Prayer: O Emmanuel, leader and desire of all the nations, you set captives free, comfort the lonely; you feed the poor and the hungry. Come be born in us, God of Life.

Pray the O Antiphons with Sister Joan and others
(it’s not too late ~dan)
O Antiphons

Links to online Advent Calendars

Even in tragedy, Advent continues. Perhaps this event will demand that we better incorporate the Advent spirituality into our daily lives. ~dan

Each of these has a different approach. Find one that helps you “prepare the way.” Find one that helps you focus on God as you make your way into the loving arms of God.

Trinity Wall Street Online Advent Calendar

Busted Halo Online Advent Calendar

CREDO Online Advent Calendar

Image: Benetvision

Wind Chimes: 21 Dec 2012

Sometime today, pause, listen, pray.

26 Bells a YouTube TributeClick the image for the video tribute, a response to the request of the Governor of Connecticut to ring “church bells” 26 times today (12/21/12)

Soacer40x20

“Pray the O Antiphons” an invitation from Joan Chittister

The “O Antiphons,” one of the oldest liturgical rituals in the church, are prayed around the world during the final days of Advent. For the seven days before Christmas, we recall in these prayers a quality of Christ that must be realized before the presence of Christ can consume the world.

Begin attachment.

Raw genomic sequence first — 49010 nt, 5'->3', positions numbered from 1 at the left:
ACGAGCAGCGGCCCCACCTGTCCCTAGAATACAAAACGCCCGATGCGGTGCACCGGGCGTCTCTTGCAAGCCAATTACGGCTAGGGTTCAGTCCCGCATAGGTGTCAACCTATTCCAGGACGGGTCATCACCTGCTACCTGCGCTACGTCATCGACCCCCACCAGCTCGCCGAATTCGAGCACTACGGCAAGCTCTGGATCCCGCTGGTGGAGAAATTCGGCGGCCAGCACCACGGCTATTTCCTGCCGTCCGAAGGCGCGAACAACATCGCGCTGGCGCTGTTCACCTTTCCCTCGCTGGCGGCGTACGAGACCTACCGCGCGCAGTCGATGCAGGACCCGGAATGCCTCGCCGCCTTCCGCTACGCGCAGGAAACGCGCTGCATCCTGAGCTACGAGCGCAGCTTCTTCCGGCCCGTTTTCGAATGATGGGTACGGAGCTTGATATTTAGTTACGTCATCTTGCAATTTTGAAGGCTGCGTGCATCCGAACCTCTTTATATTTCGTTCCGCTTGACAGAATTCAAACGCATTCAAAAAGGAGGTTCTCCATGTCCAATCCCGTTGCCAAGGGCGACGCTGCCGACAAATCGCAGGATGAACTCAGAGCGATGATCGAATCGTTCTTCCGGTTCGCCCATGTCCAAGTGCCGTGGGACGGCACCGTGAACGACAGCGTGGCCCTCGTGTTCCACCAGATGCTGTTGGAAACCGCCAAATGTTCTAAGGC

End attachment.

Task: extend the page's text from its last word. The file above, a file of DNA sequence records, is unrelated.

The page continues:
(December 21) O Radiant Dawn

The celebration of the God of Growth in our lives—those moments of insight in which life comes newly alive in me—helps us to recognize those moments of insight in which life comes newly alive and I begin to see differently, to live differently, to function differently. A new friend, a new work, a new idea are all “radiant dawns” in life that can enable me to become more than I ever dreamed I could. — Joan D. Chittister, OSB

Prayer: O Dayspring, Sun of Justice, bright eternal light, one who shows the way, the one who sets us free even in darkness and death. Come, disperse the gloomy clouds of night.

Pray the O Antiphons with Sister Joan and others
(it’s not too late ~dan)
O Antiphons

Links to online Advent Calendars

Even in tragedy, Advent continues. Perhaps the horrific event of one week ago will demand that we better incorporate the Advent spirituality into our daily lives. ~dan

Each of these has a different approach. Find one that helps you “prepare the way.” Find one that helps you focus on God as you make your way into the loving arms of God.

Trinity Wall Street Online Advent Calendar

Busted Halo Online Advent Calendar

CREDO Online Advent Calendar

Wind Chimes: 20 Dec 2012

If the chimes were an orchestra they might sound like this today. Surely the sounds in the chimes are sounds of loss and grief but also of yearning and hope. What do you hear?

As longs the deer for cooling streams
in parched and barren ways,
so longs my soul, O God, for thee
and thy refreshing grace.

For thee, my God, the living God,
my thirsty soul doth pine: